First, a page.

Monday, November 24, 2008

Prayer for a dead man's high-hat


On Friday night, at the Poetry Scores Art Invitational, David A.N. Jackson pulled me aside. He had played percussion in the poet K. Curtis Lyle's ensemble that performed with him that night, as part of an art show devoted to Curtis' poem Nailed Seraphim.

"Did you see the high-hat?" David asked, referring to a cymbal in his percussion kit.

He didn't even have to explain. "Damn," I said, "Hunter was on this gig, too?"

I had inherited that high-hat from Hunter Brumfield III. Hunter and I were playing together in Three Fried Men when he killed himself - we had done a gig on Friday, and he junked himself on Sunday. His drumkit was borrowed (of course). After Hunter was gone, I asked the owner of the kit, Richard Beckman, if I could hold onto it, and he said sure, he wasn't using it.

After a period of intense grief, David A.N. Jackson joined our band. David is (among many other things) a human beatbox - the world is his percussive instrument, and all of the things in it. David didn't need a drumkit, but I had one, so he played it - a drumkit was maybe the last thing he actually used as a drumkit.

Bands that survive a suicide, and the St. Louis scene has amassed a sad amount of evidence on this point, don't last long. After we split up, David (who knows the history of the drumkit) kept calling me to borrow parts of it, which has resulted in a number of exchanges in front of The St. Louis American, just another funky thing that happens there, trading a dead man's high-hat back and forth.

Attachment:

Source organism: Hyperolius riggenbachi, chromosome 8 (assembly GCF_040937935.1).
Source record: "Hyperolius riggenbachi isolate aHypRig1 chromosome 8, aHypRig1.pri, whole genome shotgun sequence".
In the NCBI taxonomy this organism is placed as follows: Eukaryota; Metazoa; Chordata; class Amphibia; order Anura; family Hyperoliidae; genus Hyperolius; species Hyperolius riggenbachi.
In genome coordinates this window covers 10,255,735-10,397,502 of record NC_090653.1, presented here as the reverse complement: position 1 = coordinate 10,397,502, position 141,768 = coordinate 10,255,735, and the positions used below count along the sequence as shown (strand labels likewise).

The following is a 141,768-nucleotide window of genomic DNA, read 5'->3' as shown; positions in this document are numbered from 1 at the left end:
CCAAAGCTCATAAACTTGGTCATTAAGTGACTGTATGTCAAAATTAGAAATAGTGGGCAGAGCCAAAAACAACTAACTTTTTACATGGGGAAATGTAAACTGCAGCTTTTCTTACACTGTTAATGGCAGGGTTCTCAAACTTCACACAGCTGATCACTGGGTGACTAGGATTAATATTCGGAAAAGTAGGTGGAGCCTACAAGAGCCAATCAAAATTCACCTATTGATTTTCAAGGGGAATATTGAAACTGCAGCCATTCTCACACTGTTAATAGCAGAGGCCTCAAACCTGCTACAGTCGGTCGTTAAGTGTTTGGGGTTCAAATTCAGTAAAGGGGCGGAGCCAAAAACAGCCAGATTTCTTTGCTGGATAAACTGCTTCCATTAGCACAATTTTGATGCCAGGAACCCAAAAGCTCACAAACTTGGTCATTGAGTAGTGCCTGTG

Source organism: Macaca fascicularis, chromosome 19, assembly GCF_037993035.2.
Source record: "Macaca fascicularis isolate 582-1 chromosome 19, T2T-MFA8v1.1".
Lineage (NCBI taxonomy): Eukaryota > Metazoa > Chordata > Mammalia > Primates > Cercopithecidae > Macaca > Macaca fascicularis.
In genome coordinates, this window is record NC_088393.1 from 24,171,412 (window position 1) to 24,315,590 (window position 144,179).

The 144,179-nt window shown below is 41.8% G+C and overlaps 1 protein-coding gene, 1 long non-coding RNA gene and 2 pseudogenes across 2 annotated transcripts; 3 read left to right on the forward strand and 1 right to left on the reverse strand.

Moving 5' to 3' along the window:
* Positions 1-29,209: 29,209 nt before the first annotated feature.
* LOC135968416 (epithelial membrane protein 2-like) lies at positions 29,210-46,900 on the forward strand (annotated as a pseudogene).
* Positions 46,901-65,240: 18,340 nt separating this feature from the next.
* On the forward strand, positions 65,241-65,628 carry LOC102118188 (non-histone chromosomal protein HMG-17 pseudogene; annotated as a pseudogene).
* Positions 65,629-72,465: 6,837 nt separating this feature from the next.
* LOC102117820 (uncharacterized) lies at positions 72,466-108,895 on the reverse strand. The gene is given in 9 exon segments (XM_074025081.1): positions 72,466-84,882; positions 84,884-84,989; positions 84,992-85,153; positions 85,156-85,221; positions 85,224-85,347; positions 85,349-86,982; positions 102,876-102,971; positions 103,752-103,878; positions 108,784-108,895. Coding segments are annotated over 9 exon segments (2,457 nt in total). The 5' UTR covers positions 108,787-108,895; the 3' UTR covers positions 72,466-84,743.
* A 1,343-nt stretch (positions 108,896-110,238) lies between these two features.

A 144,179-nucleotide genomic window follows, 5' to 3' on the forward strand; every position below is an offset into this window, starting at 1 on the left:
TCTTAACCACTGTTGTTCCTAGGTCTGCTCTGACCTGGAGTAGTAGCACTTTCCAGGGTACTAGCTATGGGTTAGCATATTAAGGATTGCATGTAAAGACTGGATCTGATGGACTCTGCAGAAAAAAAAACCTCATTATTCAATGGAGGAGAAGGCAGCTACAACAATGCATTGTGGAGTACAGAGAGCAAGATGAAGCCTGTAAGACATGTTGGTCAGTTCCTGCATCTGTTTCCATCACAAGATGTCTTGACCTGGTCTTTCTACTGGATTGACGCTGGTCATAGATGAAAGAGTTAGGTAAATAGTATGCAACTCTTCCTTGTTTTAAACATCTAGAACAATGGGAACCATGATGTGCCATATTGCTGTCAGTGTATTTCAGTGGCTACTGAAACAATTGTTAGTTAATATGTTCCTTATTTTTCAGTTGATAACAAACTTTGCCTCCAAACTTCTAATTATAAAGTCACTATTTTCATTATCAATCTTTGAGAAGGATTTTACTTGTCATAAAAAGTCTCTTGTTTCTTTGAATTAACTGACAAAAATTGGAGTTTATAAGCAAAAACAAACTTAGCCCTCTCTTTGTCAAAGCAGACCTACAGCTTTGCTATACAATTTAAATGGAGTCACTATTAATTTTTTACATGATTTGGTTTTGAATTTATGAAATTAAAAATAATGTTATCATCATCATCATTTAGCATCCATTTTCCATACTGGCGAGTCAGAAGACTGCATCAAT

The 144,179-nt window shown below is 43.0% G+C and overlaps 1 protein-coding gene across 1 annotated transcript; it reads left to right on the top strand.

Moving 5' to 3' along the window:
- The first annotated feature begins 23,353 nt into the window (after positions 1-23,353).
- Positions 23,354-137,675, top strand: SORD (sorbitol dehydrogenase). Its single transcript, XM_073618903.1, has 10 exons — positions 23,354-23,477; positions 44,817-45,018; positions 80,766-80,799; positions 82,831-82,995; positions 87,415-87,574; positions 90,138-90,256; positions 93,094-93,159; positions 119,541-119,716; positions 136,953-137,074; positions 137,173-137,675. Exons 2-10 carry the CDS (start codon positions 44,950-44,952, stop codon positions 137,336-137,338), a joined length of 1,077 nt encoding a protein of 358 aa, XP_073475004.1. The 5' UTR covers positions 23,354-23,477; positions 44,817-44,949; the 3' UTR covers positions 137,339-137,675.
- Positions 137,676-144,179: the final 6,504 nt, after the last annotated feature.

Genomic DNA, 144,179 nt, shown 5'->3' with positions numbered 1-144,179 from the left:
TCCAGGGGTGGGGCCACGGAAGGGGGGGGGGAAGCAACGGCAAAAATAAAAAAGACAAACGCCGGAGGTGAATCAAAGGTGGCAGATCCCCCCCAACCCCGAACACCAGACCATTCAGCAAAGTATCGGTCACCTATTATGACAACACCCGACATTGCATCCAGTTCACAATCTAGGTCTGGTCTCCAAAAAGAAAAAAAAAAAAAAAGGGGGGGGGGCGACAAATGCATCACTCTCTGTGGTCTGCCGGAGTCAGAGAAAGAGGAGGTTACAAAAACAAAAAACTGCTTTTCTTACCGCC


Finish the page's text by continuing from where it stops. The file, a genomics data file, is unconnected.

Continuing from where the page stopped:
David's need for Hunter's high-hat has been so persistent, and my will to start another band without Hunter has been so weak, that the high-hat no longer changes places. It stays with David now. That's why this shiny golden fragment of my dead drummer was at the art show.

I told David, "I've been thinking about Hunter, you know? A lot. He should have lived to see Obama win, you know that? That would have meant so much to him. He would have been so active on that campaign. He should have been alive to celebrate that with us."

I have been thinking something much more specific about Hunter, in connection with Obama. Hunter was the quintessential white kid who mixed well - who clicked - with black folks. He once told me it bothered him, as he moved around, from Chicago to St. Louis to Indiana to Seattle back to St. Louis, that he always had to start all over again, with the local black folks, everywhere he went.

"I'm always just the white guy," Hunter said. His street cred never carried over - it always had to be earned, all over again, everywhere he went. It made him sad and wore him out. The night Obama won, Hunter would have been able to see a new way of being, at least for a moment, and if he were alive today, he could help us try to make that rare and exciting moment an enduring reality.

**

The painting of Hunter with a chicken is by Sandra Marchewa and is situated on my shrine to Hunter in my basement museum, which was disturbed today, but that's another story - I'll try to figure that one out later.

2 comments:

Tony Renner said...

weird that the first thing i said to you at the poetry speaks art invitational was that i hadn't known you were in a band with hunter.

hunter crashed on my couch for a month or so back in 1999 or so.

-- tony

Confluence City said...

Yes, weird ... or something.